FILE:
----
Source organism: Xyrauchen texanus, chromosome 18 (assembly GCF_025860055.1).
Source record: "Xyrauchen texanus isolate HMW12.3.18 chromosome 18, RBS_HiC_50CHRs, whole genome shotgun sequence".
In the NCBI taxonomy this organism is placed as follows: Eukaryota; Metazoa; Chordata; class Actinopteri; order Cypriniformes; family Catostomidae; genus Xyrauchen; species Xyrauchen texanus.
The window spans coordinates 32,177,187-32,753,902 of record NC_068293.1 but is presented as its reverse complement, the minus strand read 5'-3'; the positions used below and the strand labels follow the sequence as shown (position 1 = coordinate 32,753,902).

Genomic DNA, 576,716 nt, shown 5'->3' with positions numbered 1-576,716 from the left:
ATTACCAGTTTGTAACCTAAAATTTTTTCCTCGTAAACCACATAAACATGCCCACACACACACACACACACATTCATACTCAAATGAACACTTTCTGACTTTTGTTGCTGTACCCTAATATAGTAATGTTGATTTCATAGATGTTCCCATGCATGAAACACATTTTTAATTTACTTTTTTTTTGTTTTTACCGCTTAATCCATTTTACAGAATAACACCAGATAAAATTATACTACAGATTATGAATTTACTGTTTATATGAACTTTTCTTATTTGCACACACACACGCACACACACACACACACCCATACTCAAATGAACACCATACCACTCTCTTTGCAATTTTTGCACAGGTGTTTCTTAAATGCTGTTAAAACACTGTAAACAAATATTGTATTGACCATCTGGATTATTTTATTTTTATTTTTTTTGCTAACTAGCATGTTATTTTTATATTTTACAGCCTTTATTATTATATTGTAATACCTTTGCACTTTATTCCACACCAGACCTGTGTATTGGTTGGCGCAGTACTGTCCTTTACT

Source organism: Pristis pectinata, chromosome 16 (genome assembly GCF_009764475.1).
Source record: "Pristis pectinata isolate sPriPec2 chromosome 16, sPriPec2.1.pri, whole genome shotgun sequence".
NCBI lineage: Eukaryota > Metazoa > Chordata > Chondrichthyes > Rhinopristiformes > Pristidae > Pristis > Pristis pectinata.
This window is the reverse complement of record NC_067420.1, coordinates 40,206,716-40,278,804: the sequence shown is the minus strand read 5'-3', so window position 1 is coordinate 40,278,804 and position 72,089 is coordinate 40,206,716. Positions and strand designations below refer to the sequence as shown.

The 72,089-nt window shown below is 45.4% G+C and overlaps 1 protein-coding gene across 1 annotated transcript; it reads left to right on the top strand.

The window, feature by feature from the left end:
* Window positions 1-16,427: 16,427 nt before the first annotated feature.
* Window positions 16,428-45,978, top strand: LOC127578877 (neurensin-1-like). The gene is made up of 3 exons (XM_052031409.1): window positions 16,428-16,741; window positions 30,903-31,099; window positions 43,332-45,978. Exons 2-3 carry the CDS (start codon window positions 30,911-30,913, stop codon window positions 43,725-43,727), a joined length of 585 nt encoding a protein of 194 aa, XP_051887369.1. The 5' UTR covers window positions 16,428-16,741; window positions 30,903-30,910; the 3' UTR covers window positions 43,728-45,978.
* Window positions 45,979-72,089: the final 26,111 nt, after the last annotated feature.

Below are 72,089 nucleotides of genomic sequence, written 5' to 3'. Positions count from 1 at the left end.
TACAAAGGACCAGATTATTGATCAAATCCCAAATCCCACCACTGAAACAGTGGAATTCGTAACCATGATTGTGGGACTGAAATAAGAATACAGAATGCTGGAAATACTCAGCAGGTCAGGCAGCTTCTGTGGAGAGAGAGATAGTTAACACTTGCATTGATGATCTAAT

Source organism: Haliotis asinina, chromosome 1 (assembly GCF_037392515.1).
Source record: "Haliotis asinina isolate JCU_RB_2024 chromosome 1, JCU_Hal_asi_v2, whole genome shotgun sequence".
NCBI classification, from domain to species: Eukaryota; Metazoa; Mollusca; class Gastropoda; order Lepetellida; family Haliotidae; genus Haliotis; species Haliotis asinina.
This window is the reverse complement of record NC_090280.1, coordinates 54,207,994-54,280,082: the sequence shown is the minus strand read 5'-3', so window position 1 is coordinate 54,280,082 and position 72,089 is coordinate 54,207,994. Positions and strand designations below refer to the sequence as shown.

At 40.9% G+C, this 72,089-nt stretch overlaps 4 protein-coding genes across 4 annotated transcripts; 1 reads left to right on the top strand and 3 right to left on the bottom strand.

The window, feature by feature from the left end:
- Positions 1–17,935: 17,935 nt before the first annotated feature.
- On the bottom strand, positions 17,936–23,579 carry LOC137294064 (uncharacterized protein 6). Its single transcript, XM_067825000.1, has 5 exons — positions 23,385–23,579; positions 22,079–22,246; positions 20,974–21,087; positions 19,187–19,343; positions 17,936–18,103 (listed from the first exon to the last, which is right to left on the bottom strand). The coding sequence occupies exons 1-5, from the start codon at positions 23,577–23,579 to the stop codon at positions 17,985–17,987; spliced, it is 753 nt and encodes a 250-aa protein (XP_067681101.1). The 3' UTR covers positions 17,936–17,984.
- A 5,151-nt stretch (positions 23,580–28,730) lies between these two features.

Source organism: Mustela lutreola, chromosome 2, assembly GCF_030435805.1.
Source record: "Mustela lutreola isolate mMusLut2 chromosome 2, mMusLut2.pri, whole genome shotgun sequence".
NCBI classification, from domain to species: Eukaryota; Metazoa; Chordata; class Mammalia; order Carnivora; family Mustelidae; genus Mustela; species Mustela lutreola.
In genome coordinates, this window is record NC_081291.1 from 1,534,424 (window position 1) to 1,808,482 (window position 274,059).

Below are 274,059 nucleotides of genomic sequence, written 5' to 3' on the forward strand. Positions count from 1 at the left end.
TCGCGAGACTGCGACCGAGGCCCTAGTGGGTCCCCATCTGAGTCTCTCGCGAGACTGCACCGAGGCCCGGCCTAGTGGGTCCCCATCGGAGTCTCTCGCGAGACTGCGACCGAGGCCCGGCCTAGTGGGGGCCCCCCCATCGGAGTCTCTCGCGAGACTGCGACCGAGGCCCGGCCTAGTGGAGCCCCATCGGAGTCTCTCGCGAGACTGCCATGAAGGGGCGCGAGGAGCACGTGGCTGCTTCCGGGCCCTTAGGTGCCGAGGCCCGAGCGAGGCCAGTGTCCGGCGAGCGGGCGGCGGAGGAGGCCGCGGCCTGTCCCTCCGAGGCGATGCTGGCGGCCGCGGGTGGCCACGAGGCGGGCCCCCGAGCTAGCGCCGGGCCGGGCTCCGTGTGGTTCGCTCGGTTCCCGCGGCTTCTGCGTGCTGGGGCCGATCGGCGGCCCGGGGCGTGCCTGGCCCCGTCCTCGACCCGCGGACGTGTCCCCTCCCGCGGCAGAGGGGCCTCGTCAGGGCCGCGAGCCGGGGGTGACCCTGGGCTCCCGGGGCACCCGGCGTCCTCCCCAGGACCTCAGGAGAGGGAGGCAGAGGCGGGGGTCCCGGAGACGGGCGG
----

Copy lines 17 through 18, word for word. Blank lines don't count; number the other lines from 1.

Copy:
TACAAAGGACCAGATTATTGATCAAATCCCAAATCCCACCACTGAAACAGTGGAATTCGTAACCATGATTGTGGGACTGAAATAAGAATACAGAATGCTGGAAATACTCAGCAGGTCAGGCAGCTTCTGTGGAGAGAGAGATAGTTAACACTTGCATTGATGATCTAAT

Source organism: Haliotis asinina, chromosome 1 (assembly GCF_037392515.1).